The day Millicent was born, the nurse announced that she wanted to give her a vaccine for a venereal disease. It didn't seem right. Why would they want to inject drugs into a healthy newborn? If the vaccine were safe, why did they ask my wife to sign a liability waiver? Why did they give my wife a hepatitis B test, if they were still going to vaccinate the baby after the test is negative? Why can't they wait a few months or years when the child will be stronger? How could a newborn baby get a disease which is transmitted by unsafe sex and dirty needles? I could not get answers to these questions, so I postponed the vaccine.
Soon I was faced with more vaccine decisions, so I did some library research on the subject. I found both pro-vaccine and anti-vaccine books. The pro-vaccine books and pamphlets were condescending and paternalistic, and gave very little information beyond the official vaccine schedule and some scare stories. The anti-vaccine books were packed with facts, anecdotal evidence, more scare stories, and sometimes conspiracy theories.
Figuring that there was really a solid case for vaccines, but that the patient information had been dumbed down, I looked at the medical literature. But the vaccine studies which I found were very weak from a scientific point of view. The studies are usually epidemiological rather than clinical; the long term effects are usually not studied at all; the risks are not modeled in a way that allows any direct comparison of risks and benefits; and obvious alternative vaccine strategies are usually not discussed.
Furthermore the national vaccine policy is terribly flawed. Vaccine recommendations are not made in an open process; the public is not allowed much input to the decisions or even access to all the information; vaccine researchers are used to set policies which have non-medical aspects; pediatricians and other physicians have eschewed their responsibilities; and patients are not accurately informed of the pros and cons of vaccines.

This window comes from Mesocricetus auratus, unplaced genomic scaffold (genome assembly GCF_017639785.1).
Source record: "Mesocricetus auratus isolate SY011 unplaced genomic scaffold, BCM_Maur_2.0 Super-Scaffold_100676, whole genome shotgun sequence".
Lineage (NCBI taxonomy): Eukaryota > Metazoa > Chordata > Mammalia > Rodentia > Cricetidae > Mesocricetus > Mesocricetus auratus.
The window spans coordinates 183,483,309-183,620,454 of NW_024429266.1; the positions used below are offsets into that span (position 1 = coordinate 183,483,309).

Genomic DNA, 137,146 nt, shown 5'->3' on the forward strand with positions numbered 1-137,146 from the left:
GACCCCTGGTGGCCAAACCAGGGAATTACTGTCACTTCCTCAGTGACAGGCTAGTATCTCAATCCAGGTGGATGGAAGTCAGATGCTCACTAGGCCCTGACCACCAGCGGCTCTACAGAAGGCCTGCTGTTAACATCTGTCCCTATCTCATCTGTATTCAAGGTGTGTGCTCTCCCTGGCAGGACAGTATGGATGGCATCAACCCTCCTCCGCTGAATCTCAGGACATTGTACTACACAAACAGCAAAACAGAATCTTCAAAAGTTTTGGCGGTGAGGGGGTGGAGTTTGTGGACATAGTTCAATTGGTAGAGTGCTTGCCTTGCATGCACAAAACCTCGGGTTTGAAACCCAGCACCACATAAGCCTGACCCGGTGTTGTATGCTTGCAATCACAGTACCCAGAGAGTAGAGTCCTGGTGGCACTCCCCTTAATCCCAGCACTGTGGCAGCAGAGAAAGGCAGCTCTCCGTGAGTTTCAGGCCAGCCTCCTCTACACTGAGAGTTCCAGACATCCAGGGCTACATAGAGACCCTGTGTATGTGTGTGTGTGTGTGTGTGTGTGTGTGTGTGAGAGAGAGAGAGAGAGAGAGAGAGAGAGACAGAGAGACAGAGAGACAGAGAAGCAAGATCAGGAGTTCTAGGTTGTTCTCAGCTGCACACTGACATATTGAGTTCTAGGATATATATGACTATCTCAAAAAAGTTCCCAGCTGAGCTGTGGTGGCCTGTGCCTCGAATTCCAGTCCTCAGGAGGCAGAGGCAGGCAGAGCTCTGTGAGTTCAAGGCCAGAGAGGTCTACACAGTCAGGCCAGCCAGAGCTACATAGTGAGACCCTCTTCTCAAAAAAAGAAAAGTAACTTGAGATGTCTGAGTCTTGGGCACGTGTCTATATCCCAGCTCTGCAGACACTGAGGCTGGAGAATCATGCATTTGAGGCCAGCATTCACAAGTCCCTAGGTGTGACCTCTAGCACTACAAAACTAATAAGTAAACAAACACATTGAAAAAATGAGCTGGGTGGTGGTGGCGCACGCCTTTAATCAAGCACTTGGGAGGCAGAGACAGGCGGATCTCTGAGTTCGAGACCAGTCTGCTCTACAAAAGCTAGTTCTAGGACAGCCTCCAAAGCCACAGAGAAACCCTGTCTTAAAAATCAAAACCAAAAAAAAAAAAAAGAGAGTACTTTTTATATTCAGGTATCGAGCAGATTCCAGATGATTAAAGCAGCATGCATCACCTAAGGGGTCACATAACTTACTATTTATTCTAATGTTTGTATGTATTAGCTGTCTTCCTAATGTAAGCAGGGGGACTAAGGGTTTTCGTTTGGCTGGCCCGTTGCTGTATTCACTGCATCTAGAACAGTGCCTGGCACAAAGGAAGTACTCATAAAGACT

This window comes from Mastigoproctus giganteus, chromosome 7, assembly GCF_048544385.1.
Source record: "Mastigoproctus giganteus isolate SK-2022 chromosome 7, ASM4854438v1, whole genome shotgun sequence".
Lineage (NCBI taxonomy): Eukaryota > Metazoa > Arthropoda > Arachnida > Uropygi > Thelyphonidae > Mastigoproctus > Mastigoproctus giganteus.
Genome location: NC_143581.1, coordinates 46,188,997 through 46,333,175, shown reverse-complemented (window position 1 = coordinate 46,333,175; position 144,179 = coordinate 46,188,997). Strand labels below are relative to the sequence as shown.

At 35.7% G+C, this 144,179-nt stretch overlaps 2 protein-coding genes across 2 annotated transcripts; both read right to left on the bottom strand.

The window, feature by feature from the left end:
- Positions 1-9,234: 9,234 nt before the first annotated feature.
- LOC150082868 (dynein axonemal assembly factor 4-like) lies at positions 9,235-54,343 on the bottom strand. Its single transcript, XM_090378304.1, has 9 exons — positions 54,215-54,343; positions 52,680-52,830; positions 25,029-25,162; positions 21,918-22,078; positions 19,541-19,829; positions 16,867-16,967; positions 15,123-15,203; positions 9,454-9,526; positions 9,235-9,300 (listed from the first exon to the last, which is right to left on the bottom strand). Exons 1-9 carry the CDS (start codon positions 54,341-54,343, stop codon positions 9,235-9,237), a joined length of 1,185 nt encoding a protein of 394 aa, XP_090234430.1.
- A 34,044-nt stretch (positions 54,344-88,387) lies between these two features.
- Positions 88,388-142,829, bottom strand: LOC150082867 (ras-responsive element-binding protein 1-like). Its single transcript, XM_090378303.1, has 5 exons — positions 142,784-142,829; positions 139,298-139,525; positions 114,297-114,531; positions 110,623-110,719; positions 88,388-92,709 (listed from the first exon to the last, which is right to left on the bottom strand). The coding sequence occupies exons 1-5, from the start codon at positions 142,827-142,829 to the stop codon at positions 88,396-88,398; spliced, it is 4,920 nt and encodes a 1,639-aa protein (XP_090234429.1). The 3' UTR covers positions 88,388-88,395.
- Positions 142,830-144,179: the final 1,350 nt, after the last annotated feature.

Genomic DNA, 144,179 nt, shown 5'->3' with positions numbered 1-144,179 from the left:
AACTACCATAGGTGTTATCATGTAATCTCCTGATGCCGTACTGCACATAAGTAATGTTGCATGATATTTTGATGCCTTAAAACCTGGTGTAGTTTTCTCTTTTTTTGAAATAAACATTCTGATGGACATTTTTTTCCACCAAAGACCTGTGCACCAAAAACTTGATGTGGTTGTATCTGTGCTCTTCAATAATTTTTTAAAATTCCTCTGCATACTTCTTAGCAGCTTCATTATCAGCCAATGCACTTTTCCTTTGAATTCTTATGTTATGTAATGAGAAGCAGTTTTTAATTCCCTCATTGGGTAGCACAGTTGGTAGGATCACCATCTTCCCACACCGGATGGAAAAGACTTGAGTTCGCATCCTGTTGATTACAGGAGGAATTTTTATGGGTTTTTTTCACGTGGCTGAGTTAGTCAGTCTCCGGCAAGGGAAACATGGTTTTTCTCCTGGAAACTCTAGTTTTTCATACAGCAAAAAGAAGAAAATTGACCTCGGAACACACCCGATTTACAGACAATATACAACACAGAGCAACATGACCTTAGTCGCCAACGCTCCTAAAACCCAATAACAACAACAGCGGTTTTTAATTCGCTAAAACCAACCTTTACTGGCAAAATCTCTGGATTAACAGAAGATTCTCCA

The more I read about vaccines, the angrier I got. Physicians have an ethical duty to do no harm and to give patients informed choice. Scientists have an ethical duty to document the biases and limitations of their experiments, and to find and publish the raw truth regardless of political implications. Government agencies have an ethical duty to openly evaluate alternative policies, and to involve the public in decision making. Drug companies have an ethical duty to provide their customers with appropriate data and analyses about their products. All have been corrupted.
I actually think some of the vaccines may be worthwhile. I intend to give my daughter a tetanus vaccine, and maybe one or two of the others.
When people ask me why I did not vaccinate my daughter, I explain that before analyzing the reasons against vaccinating, it is important to look at the reasons for vaccinating. The best that can be said is that some people with a vested interest in vaccines use dishonest tactics and biased information to promote the vaccines. Lacking a compelling argument one way or the other, the prudent action is to do nothing.
I put my findings on the subject in a Vaccine Policy FAQ, for the convenience of others.
last revised: Sept. 7, 1998
Send comments to me at firstname.lastname@example.org.
Footnote, Oct. 8, 2002. Since forgoing the vaccines, several of them have been taken off the market because of safety concerns. This includes the hepatitis B and rotavirus (diarrhea) vaccines. I have no regrets.